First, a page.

Moissac, Abbey of

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Former Benedictine monastery in the Diocese of Cahors, Department of Tarnet-Garonne, in southern France. Founded in the time of King Dagobert I (d. 639) by St. amandus, who became the first abbot, this community provided the Church with many bishops from the ranks of its early abbots. Amandus himself became bishop of Maastricht; St. ansbert, archbishop of Rouen; and St. Leothade, bishop of Auch (691). The abbey was destroyed by the Saracens in 732 and was later raided by the Hungarians and Normans. During this chaotic period the monastery was able to rebuild and continue only with the protection of the powerful counts of Toulouse. After it became a dependency of cluny in 1047, Moissac once again became prosperous, housing at one time more than 1,000 monks. It was the headquarters of the Cluniac province of Aquitaine and administered a large number of other houses. In 1122 the body of St. cyprian of Carthage was transferred to the abbey church of St. Peter at Moissac. With the institution of commendation in the late Middle Ages, the establishment began to decline. It was secularized by paul v in 1626 and finally suppressed in 1790. The church of St. Peter, containing in the tympanum of its south portal some of the most famous works of Romanesque sculpture, is now a parish church. The 12th-century cloisters are still well preserved.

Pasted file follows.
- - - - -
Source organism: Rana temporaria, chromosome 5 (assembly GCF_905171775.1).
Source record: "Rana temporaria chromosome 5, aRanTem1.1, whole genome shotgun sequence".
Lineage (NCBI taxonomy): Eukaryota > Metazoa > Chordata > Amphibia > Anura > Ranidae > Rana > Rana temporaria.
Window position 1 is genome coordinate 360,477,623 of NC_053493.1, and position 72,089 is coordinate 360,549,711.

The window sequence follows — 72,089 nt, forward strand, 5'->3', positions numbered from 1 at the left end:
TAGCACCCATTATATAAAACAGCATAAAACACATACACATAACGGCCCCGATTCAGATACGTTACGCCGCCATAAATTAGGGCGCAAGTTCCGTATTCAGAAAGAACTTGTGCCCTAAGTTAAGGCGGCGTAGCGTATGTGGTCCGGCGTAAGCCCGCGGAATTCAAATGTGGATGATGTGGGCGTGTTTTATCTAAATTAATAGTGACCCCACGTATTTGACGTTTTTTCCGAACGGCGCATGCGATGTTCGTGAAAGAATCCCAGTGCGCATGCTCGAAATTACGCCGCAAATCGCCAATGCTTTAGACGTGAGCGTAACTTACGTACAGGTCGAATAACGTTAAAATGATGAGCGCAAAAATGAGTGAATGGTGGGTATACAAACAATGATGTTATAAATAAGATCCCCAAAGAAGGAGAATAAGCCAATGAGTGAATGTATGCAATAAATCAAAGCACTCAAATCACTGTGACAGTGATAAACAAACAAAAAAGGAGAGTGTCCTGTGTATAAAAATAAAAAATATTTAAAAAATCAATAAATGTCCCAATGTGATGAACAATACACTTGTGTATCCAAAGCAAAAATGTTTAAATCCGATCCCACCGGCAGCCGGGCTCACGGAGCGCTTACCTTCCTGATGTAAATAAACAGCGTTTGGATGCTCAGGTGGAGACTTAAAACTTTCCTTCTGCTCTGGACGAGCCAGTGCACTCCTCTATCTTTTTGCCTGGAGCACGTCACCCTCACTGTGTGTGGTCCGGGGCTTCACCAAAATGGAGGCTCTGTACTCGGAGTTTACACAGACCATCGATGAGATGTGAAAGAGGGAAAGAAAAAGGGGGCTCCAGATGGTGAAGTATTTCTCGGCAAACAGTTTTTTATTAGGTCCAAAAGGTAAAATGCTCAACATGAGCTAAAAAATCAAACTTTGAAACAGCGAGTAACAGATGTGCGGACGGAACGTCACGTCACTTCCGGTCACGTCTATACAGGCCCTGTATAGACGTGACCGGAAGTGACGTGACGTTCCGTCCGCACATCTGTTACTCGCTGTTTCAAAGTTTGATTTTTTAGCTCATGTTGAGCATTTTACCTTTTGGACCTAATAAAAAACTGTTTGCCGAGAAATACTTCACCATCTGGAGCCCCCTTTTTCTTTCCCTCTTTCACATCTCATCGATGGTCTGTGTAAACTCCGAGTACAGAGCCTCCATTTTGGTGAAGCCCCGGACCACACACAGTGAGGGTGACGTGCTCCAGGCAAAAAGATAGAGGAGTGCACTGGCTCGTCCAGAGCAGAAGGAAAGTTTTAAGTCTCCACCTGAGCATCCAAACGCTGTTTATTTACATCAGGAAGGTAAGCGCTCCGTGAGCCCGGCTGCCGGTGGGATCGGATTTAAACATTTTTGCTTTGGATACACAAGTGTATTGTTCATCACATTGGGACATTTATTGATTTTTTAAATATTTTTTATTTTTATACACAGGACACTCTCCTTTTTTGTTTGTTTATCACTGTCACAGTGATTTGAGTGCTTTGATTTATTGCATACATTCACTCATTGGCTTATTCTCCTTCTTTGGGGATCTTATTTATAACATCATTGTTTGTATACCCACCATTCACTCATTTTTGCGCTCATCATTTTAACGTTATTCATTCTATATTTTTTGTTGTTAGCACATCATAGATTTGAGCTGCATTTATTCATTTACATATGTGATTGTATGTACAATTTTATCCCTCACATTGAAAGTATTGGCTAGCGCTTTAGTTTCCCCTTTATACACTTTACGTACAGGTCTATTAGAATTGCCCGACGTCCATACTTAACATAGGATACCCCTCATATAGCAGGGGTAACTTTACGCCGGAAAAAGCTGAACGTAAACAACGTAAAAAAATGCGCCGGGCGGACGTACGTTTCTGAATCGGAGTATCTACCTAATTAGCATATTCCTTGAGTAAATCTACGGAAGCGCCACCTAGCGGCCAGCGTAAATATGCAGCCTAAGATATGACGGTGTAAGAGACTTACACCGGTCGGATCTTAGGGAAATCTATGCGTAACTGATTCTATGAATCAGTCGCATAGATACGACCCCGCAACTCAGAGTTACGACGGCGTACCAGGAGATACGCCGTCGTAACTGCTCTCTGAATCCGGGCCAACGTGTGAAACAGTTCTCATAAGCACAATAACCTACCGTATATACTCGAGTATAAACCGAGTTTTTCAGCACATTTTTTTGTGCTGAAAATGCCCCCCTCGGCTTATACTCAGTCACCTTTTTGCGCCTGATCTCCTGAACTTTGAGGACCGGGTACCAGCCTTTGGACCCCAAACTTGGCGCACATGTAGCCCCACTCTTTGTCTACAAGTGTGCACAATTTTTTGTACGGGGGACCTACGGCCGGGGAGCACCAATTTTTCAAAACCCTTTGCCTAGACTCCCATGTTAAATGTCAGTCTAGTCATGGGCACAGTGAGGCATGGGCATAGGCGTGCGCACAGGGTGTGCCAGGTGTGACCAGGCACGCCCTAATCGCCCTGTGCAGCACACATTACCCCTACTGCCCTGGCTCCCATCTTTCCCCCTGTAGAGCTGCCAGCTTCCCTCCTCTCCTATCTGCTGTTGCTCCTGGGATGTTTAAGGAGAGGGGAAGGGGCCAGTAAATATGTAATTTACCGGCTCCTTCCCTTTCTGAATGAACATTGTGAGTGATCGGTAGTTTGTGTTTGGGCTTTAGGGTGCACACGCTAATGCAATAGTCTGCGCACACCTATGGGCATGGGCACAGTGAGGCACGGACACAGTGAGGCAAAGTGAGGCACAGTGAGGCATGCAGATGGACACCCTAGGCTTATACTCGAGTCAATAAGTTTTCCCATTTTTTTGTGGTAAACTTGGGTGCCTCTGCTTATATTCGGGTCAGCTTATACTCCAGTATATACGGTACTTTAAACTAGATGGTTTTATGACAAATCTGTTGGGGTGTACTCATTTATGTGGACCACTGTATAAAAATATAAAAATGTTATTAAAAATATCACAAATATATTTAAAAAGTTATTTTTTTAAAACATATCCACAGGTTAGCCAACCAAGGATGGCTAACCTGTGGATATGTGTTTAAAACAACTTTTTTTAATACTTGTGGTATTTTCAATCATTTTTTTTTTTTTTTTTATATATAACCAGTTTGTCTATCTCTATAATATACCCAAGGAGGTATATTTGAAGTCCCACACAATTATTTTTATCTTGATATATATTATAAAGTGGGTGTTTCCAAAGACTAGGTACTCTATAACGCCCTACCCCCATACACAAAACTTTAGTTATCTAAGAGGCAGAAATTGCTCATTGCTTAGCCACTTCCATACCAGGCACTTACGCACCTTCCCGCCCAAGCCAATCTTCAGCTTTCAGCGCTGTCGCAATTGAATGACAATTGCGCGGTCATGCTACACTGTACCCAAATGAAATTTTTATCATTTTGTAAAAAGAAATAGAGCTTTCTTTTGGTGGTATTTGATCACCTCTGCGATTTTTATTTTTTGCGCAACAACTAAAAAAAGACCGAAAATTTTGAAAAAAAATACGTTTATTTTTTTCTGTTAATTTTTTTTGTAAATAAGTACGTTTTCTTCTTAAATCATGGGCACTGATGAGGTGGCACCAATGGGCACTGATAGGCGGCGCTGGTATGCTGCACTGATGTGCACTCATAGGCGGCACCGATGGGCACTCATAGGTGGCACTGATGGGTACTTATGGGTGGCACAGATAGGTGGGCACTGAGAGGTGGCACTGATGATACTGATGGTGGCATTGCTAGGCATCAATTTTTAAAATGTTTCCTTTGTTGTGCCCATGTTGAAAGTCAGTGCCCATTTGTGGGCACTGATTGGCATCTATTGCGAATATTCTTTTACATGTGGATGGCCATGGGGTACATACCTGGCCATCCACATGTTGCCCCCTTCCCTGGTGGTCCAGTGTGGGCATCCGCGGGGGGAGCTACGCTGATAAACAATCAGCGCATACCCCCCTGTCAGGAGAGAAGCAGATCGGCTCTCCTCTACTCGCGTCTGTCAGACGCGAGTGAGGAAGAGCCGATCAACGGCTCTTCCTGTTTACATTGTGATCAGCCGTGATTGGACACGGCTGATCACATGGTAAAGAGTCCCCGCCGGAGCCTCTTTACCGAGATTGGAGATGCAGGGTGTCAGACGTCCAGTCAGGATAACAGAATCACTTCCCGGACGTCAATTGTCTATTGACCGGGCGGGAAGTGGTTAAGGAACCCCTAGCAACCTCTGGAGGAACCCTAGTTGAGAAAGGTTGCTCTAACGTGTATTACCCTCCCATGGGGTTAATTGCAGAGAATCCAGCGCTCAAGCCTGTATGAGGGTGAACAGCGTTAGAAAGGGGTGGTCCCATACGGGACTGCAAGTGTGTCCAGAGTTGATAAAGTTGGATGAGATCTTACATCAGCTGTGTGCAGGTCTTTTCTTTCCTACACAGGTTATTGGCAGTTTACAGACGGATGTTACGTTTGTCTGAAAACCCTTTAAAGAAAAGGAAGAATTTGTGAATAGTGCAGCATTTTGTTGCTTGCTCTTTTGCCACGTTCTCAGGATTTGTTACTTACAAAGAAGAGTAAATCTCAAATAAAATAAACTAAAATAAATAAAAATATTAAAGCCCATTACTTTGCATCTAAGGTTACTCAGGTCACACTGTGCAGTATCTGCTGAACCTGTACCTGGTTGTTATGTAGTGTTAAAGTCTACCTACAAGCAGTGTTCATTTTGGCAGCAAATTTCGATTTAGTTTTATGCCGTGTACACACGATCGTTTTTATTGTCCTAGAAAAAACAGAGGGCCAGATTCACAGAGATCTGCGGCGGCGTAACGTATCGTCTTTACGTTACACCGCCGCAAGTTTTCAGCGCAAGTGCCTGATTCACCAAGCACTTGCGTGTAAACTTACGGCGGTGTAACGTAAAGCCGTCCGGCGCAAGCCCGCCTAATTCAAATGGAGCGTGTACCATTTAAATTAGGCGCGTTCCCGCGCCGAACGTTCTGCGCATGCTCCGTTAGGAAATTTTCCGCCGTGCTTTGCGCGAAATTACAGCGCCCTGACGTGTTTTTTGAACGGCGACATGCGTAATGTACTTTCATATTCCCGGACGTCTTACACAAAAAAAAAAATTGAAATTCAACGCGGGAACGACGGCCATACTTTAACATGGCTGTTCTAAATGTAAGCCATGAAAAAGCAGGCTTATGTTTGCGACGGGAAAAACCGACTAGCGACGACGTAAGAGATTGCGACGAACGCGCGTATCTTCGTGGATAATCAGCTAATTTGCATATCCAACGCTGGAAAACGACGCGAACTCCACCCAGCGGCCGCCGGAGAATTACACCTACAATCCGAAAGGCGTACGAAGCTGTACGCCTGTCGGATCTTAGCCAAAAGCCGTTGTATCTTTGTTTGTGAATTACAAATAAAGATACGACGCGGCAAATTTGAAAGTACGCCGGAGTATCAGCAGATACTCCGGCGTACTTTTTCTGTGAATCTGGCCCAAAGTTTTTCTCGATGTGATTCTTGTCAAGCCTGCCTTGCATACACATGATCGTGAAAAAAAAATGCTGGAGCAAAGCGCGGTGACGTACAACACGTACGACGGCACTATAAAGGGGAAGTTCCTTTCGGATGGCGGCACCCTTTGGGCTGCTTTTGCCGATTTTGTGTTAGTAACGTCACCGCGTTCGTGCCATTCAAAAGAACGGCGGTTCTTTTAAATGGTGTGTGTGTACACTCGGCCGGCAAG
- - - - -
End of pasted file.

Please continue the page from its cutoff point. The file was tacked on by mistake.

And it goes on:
Bibliography: Gallia Christiana (Paris 171585) 1:158172. Monumenta Germaniae Historica: Scriptores (Berlin 1826) 1:280313. a. lagrÈze-fossat, Études historiques sur Moissac, 3v. (Paris 187074). a. anglÈs, L'Abbaye de Moissac (Paris 1911). h. leclercq, Dictionnaire d'archéologie chrétienne et de liturgie, ed. f. cabrol, h. leclercq, and h. i. marrou, 15 v. (Paris 190753) 11.2:170115. k. hofmann, Lexikon für Theologie und Kirche, ed. j. hofer and k. rahner, 10 v. (2d, new ed. Freiburg 195765) 7:523524.

[l. gaillard]